Middlemore Hospital is planning to set up a tent to triage Covid patients as early as next week, as Auckland braces for a surge in cases.
Daily cases numbers in the city are expected to double within a fortnight, hitting three figures, with the government saying the outbreak was escalating faster than it anticipated.
Middlemore Hospital's emergency department and ICU clinical director Vanessa Thornton said the hospital was preparing for an increase in cases, including have a tent at the emergency department to triage Covid patients.
"We're monitoring on a day-by-day basis but we're planning fo that tent to be up and going next week, based on the predictions," she said.
And a second Covid ward was ready to go if needed.
The existing one had 17 beds and there were 11 patients in it yesterday, she said.
Extra nurses from other parts of the hospital would be called on if needed and were really stepping up to help the cause, she said.
Middlemore had had a lot of experience in treating Covid patients and knew what it needed to do.
"It is going to be challenging if it gets very, very high but we're just hoping people will respond to things like the Vaxathon and other events to get vaccinated," she said
It was hard to say exactly when the extra ward capacity will be needed, she said.
Middlemore teams were watching daily case numbers, had their own modeller and were getting advice from colleagues overseas, including Australia.
All of Auckland's public hospitals have built extra negative pressure intensive care rooms to prevent spread.
Patients will be transferred around the city to where there is space and there are plans to use theatre nurses and other staff as back up if required.
The College of Intensive Care vice president Rob Bevan, who works in Auckland, said ICU teams were anxious about the predictions for the rising cases.
The back-up staff from other parts of the hospital would be a help but Covid patients were particularly complicated so the fully trained intensive care teams would always be needed to provide oversight.
"We usually have to admit those patients because they have difficulty in breathing, because they are short of breath, which is a particularly distressing phenomenon," he said.
"People will find they are short of breath with minimal exertion - and that's a scary situation."
It was hard to predict how busy intensive care would be in the next few weeks, with much depending on how many people were vaccinated as cases surged.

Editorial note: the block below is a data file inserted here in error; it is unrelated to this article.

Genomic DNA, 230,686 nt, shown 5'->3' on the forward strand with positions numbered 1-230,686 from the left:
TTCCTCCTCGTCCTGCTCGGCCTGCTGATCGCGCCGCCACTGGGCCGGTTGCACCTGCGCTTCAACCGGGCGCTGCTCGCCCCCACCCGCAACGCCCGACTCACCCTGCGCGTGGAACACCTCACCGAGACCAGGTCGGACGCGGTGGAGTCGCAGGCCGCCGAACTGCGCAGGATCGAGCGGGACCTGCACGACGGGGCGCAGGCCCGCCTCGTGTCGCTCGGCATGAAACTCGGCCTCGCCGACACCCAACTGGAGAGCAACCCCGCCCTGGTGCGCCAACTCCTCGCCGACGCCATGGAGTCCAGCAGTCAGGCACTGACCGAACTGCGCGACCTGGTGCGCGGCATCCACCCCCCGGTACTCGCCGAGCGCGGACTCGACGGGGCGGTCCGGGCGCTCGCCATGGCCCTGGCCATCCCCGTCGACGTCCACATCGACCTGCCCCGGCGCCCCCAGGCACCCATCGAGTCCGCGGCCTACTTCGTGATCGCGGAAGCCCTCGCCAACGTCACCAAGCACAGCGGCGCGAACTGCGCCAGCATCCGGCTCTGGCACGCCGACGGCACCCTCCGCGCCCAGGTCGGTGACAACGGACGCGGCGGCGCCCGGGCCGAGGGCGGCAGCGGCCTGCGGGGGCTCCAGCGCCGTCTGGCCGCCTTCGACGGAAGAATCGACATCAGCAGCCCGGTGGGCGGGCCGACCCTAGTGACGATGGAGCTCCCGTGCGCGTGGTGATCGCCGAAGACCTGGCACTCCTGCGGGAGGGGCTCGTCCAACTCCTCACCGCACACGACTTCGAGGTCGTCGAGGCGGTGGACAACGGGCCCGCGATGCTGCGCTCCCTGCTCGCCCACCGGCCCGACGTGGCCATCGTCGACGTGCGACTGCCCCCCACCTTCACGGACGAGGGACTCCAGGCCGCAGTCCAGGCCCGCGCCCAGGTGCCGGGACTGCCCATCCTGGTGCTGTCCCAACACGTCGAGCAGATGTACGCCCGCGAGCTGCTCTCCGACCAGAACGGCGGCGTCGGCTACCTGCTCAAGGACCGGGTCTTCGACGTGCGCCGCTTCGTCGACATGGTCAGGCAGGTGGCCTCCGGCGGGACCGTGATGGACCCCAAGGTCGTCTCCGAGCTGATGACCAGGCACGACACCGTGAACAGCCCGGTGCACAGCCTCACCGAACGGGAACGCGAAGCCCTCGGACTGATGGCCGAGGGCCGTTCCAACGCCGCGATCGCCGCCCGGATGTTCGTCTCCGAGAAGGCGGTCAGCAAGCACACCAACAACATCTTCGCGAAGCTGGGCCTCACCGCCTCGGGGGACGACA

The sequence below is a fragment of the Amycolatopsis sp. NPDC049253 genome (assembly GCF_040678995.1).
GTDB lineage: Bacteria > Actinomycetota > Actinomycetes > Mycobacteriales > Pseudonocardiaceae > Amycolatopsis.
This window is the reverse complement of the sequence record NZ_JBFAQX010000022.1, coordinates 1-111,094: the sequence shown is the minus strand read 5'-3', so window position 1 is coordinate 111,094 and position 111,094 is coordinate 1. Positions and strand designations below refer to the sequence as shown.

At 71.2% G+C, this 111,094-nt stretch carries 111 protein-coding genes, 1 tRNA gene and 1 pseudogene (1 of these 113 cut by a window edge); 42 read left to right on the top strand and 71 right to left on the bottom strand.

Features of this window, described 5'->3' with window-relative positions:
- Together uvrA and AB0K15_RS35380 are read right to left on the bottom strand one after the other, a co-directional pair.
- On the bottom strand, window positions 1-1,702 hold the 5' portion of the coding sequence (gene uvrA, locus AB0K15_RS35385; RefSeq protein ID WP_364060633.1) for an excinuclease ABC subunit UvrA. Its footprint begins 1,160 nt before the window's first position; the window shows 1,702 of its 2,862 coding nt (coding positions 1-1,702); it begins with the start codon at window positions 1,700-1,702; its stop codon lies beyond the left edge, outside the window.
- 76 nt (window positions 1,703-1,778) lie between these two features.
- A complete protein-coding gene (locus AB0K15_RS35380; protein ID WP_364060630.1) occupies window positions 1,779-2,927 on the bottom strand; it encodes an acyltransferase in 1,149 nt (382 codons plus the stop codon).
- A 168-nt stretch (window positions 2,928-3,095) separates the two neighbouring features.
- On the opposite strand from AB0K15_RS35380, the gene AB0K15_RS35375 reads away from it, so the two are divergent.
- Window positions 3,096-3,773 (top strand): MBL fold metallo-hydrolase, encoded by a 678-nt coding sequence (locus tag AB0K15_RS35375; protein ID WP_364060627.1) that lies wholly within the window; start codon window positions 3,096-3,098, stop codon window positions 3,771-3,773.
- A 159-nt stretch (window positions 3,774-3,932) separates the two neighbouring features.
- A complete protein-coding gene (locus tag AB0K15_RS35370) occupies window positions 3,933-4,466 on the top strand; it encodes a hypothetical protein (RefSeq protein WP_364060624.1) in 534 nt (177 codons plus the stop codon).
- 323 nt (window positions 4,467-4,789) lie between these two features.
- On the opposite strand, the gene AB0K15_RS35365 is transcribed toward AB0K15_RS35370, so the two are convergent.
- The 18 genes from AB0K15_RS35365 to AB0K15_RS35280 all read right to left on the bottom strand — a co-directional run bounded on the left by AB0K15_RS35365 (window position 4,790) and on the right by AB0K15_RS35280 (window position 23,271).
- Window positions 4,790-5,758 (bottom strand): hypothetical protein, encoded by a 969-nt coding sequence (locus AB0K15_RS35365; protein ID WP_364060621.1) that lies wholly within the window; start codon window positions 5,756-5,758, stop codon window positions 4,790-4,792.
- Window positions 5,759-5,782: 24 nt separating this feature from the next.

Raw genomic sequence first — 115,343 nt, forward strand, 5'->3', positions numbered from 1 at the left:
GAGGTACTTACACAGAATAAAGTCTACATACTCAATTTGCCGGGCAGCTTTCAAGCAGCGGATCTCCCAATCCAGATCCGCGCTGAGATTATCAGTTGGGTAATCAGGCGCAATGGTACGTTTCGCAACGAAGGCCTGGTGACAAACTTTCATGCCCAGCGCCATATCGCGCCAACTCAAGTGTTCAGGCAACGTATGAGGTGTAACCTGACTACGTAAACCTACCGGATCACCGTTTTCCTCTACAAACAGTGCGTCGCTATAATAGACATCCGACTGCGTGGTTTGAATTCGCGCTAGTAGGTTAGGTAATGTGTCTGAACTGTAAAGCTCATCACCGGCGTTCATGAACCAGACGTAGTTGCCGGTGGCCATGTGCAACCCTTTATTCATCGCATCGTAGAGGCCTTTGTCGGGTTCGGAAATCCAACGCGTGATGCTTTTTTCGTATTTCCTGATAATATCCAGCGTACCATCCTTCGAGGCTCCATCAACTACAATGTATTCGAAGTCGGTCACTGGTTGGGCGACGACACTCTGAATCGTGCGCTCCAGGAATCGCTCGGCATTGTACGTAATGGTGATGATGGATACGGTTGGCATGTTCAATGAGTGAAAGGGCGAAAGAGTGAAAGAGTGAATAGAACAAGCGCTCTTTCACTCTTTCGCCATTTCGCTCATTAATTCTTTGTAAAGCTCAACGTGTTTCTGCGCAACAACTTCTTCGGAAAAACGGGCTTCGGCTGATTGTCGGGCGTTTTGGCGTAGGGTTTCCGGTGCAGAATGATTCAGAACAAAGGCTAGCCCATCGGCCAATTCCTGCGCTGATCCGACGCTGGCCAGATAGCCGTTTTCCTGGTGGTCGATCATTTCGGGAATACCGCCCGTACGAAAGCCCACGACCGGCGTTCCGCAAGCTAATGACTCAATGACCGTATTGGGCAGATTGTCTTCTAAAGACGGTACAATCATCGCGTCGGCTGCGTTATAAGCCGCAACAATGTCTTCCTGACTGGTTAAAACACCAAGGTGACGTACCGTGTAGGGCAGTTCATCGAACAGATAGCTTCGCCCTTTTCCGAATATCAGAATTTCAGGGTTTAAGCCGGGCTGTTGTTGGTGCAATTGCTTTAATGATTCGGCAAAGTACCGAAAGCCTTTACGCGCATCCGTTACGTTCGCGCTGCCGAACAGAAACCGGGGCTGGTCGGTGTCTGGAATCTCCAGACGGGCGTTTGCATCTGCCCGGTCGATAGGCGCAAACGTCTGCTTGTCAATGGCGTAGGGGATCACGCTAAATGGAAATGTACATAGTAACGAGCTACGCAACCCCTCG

If intensive care was busy, they would be even more patients on the wards, in the emergency departments and in general practice in the community, he said.
Other hospitals have been preparing for that influx.
At Auckland Hospital, they built 18 negative pressure isolation rooms for their Covid ward in about 10 days - there were only four when Delta arrived.
Both Dr Thornton and Dr Bevan wanted to reassure people they would get good care if they had to go to hospital, for Covid or other conditions.
But it was better to be vaccinated which could help avoid the need for hospital level care in the first place, they said.
Dr Bevan said it was not too late to get protection for this outbreak - even one jab lowered the risk, but two made a huge difference to whether someone was likely to need intensive care.
Case numbers at Middlemore 'gradually increasing'
Middlemore Hospital's chief medical officer Pete Watson said the triage tent outside the Emergency Department will help with the flow of patients, who will be assessed for Covid-19 and put into the appropriate area.
"The majority of people are receiving a [Covid-19] test, we're using the rapid antigen test as well as well as the PCR testing.
"We're putting layer on layer of assessment in there now so we continue to improve our ability to detect Covid at the front door and start treatment early."
The number of Covid-19 cases at the hospital are "gradually increasing" with six turning up yesterday and four admitted, he said.
Asked if he supported Auckland returning to alert level 4 to buy time for more people to get vaccinated, Watson said he backed effort any raise vaccination rates.
"We don't have a particular view on what the status of alert levels should be," he said, but vaccination was "the key".
"Whatever we can do to increase it I think is really worth considering, because as we're seeing in Auckland now the numbers are building."